Thursday Tribute: Ed Podolak

Podolak was a reliable tailback for the Chiefs in the 1970s and provided an all-time record performance in the longest ever postseason matchup

The 1969 NFL Draft saw the Chiefs select Iowa’s Ed Podolak. That season, the Chiefs would win their first Super Bowl until a half-century of time passed, but Podolak may have the best singular postseason performance in Chiefs history.

Though Podolak didn’t play as a rookie for the championship, he saw his role dramatically increase over the next eight seasons with running, catching and returning kicks and punts. In 1970, Podolak started nine games while rushing for three touchdowns and nearly 750 rushing yards, which led to a historic showing in 1971. The following season saw Podolak help lead the Chiefs back to a playoff spot. The third-year back had a career-high nine rushing touchdowns that season with 708 rushing yards, according to Pro Football Reference.

In the first round, the Chiefs would play the Miami Dolphins, in a game still widely considered the longest in NFL history. Podolak had an unbelievable performance, he rushed for 85 yards on 12 rushes for a five-yard average. Along with accounting for 110 receiving yards on eight catches. Podolak added another 154 yards on kick returns.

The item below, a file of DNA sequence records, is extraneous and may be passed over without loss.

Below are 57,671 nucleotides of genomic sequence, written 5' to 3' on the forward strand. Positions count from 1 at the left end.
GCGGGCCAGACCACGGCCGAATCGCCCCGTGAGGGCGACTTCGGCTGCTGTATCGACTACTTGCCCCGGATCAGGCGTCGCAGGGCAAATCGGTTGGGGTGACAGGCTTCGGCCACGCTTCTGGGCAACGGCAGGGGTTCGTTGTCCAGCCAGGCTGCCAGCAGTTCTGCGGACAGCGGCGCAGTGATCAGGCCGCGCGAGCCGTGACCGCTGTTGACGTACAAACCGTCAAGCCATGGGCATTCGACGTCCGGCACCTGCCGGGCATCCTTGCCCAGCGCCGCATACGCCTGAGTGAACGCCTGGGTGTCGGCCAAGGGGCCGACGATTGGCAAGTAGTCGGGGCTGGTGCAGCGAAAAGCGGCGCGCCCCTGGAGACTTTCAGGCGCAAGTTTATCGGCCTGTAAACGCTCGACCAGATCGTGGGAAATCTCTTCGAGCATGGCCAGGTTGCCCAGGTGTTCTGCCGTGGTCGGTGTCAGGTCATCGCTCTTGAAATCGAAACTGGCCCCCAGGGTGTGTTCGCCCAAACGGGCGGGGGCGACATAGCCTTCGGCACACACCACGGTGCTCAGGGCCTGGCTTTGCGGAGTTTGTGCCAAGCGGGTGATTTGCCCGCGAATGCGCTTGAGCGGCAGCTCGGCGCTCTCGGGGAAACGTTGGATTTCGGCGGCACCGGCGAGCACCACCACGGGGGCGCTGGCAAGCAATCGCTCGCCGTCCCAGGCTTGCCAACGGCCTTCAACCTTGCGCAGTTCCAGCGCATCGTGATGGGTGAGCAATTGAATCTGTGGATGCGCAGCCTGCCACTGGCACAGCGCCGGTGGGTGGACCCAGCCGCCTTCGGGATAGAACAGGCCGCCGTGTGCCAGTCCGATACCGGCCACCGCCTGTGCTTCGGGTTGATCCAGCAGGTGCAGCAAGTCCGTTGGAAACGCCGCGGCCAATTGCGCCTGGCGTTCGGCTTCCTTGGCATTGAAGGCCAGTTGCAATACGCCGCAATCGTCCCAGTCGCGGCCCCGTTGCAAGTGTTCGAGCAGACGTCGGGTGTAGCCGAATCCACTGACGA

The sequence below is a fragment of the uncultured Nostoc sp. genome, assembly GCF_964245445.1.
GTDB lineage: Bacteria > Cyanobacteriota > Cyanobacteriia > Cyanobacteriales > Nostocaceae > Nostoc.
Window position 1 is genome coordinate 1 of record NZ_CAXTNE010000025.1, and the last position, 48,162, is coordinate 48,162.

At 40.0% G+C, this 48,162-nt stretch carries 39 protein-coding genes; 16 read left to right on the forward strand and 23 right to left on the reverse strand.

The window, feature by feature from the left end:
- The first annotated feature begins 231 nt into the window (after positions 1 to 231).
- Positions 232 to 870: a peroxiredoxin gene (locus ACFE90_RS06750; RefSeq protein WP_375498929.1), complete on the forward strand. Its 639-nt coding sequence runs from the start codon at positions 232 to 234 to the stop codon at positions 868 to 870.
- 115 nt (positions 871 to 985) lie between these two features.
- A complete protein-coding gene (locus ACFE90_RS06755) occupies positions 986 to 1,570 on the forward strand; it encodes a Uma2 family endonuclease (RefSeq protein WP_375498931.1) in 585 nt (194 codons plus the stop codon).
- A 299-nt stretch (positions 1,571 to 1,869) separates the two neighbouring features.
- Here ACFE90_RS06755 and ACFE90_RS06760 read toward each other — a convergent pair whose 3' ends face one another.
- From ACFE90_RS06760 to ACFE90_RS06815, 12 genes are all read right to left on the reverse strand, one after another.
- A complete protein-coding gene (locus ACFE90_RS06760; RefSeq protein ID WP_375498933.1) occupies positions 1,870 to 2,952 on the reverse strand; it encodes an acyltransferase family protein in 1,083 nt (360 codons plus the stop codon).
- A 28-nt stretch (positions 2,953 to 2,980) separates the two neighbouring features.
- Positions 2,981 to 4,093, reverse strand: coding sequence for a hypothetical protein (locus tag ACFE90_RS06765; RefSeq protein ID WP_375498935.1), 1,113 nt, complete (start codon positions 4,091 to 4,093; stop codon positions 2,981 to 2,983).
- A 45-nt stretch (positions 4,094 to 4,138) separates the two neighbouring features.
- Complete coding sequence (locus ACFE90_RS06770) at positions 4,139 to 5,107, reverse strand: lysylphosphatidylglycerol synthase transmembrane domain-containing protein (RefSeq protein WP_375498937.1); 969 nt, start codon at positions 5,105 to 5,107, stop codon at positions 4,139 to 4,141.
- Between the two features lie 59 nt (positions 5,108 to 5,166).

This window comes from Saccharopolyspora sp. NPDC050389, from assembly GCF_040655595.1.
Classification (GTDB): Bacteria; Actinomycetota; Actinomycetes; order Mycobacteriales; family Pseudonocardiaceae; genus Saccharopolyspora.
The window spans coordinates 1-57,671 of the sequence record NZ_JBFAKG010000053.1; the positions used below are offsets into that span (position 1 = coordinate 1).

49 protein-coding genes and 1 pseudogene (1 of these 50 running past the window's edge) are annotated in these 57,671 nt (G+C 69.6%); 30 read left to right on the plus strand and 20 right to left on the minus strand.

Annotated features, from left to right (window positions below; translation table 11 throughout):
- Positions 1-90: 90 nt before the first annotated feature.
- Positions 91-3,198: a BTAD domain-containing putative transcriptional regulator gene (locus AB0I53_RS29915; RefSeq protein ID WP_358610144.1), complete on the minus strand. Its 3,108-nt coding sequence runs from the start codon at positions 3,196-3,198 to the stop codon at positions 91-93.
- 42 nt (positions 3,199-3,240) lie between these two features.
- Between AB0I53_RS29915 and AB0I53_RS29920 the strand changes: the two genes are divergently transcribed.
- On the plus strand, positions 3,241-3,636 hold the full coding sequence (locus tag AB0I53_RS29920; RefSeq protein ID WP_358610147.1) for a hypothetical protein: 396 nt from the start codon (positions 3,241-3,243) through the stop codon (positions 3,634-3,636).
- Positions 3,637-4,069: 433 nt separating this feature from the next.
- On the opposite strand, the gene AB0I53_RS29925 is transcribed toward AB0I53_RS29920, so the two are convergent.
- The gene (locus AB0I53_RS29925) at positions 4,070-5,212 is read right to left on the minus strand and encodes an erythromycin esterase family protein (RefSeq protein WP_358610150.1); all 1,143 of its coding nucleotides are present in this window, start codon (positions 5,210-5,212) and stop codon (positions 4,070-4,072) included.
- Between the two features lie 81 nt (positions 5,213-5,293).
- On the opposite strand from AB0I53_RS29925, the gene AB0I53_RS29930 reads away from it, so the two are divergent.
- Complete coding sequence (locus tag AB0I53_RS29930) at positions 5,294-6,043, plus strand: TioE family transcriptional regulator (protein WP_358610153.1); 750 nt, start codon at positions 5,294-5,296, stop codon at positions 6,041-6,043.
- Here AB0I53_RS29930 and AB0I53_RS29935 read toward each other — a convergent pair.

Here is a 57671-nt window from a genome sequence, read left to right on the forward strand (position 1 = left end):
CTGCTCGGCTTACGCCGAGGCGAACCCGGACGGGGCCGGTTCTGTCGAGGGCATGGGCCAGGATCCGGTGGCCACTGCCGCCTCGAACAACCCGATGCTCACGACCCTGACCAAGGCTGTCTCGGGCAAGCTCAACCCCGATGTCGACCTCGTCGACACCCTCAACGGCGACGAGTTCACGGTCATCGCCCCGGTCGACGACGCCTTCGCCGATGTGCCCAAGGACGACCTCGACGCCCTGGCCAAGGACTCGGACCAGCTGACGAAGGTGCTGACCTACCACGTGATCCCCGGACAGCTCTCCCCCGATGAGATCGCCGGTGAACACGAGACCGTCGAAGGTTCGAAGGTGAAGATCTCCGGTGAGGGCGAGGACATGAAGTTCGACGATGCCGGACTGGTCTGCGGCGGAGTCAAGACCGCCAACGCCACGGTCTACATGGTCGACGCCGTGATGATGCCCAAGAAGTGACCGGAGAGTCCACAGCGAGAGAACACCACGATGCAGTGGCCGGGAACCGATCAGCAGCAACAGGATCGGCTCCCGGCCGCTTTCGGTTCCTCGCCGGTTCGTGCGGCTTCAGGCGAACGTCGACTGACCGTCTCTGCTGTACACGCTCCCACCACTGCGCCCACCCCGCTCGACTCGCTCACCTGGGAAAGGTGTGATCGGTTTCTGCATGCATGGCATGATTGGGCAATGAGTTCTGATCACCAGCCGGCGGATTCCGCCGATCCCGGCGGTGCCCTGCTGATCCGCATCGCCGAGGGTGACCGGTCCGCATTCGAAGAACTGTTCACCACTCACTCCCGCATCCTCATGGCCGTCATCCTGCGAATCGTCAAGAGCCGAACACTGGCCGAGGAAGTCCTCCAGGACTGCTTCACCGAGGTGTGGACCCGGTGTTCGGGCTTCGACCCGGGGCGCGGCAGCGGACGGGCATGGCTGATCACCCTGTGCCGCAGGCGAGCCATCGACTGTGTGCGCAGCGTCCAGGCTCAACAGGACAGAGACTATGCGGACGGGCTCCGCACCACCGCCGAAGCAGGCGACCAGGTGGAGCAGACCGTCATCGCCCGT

Podolak broke the NFL record for all-purpose yards in a postseason game with 350 total yards, according to Pro Football Reference. But Podolak’s performance wasn’t enough for Kansas City as they fell 27-24 in double overtime against the Dolphins. This would be Podolak’s last opportunity to play in the playoffs.

In the 1970s, running backs were not as prone to receiving as many passes as Podolak. On his career, Podolak caught 288 passes and totaled nearly 2,500 receiving yards. Podolak helped to establish combo running back play that still shines in the league today. The Chiefs continued to go to Podolak in the running game over the next two seasons. Podolak went on to start 23 of the 27 games he played over the next two seasons. Despite rushing over 1300 yards and seven touchdowns in that time.

The running back and return man would play four more seasons with the Chiefs into the 1977 season. Podolak would step away from playing but established a broadcasting career that began in the NFL and transitioned to Iowa Hawkeye football, which he would go on to do for decades. Podolak would become a major contributor to the Chiefs, he is still fifth in franchise history for rushing yards. The Chiefs inducted him into its Hall of Fame in 1989.

The running back out of Iowa helped to show that there are more ways for a running back to take over a football game. Whether it was running, catching or returning, Podolak did as much as he could to help the Chiefs secure the victory.